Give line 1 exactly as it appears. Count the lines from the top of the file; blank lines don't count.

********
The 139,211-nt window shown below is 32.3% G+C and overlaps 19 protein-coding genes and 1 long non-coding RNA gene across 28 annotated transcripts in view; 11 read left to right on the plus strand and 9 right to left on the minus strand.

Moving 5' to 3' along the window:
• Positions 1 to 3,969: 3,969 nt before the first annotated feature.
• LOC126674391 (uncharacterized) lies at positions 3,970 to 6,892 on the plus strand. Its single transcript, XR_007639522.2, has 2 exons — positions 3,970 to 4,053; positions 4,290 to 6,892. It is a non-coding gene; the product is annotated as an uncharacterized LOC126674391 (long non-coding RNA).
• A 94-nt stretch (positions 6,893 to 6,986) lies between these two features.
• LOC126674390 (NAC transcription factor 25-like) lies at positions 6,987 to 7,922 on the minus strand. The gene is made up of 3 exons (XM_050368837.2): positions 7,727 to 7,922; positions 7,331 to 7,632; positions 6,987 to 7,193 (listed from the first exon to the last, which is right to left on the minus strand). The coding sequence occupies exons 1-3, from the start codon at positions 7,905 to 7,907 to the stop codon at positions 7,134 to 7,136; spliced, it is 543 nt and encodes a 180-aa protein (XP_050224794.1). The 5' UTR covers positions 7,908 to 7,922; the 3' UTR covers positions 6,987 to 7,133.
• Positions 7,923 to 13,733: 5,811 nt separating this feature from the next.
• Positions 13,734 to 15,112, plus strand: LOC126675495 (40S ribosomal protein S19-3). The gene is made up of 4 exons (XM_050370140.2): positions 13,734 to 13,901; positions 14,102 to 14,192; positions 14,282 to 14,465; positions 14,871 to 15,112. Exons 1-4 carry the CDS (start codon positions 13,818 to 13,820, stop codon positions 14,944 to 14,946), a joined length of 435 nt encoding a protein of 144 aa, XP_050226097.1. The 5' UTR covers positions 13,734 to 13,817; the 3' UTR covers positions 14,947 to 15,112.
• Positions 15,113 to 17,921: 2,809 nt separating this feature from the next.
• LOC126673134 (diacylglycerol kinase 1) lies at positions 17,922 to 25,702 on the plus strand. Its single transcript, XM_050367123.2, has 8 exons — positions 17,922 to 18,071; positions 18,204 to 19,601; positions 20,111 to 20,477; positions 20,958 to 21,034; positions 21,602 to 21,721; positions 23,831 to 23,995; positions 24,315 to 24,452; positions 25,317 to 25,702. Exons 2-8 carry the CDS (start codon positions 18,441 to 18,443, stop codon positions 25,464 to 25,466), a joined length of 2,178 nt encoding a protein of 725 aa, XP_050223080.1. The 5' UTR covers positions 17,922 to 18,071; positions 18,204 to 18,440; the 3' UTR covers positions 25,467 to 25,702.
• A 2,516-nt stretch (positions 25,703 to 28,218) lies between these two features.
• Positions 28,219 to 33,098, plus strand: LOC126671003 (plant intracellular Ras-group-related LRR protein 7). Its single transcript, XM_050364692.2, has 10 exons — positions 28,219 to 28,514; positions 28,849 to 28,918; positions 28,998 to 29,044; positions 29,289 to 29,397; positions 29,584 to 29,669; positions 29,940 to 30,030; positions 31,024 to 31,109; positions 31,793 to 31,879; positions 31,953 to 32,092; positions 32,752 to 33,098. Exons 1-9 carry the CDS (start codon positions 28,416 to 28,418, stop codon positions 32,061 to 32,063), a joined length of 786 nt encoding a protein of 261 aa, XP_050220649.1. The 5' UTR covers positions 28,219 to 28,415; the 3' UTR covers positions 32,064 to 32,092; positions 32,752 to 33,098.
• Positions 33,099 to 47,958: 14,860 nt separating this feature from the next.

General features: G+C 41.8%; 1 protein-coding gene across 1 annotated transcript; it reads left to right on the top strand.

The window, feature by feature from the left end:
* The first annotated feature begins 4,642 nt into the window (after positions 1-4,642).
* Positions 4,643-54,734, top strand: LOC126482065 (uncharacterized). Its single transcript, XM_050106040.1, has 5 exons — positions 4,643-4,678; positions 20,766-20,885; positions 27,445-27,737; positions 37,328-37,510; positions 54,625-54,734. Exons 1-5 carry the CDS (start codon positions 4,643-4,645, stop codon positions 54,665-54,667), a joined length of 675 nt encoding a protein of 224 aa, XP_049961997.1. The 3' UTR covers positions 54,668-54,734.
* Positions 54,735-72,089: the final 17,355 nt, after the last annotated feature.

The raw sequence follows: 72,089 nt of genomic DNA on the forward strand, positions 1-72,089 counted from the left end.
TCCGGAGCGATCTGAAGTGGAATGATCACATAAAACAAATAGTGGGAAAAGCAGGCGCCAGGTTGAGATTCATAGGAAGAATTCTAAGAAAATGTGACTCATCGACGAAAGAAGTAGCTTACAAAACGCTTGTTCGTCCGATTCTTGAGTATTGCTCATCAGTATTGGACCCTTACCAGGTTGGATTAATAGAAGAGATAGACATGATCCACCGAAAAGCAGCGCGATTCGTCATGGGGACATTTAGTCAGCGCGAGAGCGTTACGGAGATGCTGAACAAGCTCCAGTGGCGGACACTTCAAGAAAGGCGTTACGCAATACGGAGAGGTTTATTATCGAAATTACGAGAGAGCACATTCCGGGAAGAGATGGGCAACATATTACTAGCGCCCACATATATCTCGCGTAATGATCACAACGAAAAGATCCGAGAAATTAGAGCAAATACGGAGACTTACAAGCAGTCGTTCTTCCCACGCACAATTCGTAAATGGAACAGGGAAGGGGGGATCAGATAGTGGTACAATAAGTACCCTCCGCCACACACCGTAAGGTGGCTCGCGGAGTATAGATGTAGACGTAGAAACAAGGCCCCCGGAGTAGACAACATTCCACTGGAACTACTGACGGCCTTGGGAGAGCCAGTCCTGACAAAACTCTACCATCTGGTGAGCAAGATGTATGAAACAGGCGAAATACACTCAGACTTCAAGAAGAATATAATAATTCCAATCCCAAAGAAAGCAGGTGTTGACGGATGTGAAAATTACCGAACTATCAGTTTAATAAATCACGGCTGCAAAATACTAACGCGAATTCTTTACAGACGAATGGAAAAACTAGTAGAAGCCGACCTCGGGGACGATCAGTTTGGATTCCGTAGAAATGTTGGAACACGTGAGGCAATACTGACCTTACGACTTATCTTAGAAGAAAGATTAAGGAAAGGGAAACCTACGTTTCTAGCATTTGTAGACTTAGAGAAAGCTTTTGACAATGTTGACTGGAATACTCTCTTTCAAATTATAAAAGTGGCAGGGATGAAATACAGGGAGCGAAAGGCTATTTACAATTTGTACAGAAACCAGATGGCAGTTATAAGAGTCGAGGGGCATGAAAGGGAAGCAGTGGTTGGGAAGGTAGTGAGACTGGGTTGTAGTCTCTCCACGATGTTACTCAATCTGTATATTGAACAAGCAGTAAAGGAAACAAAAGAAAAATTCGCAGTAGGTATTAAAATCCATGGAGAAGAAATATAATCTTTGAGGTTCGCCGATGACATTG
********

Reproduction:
The 139,211-nt window shown below is 32.3% G+C and overlaps 19 protein-coding genes and 1 long non-coding RNA gene across 28 annotated transcripts in view; 11 read left to right on the plus strand and 9 right to left on the minus strand.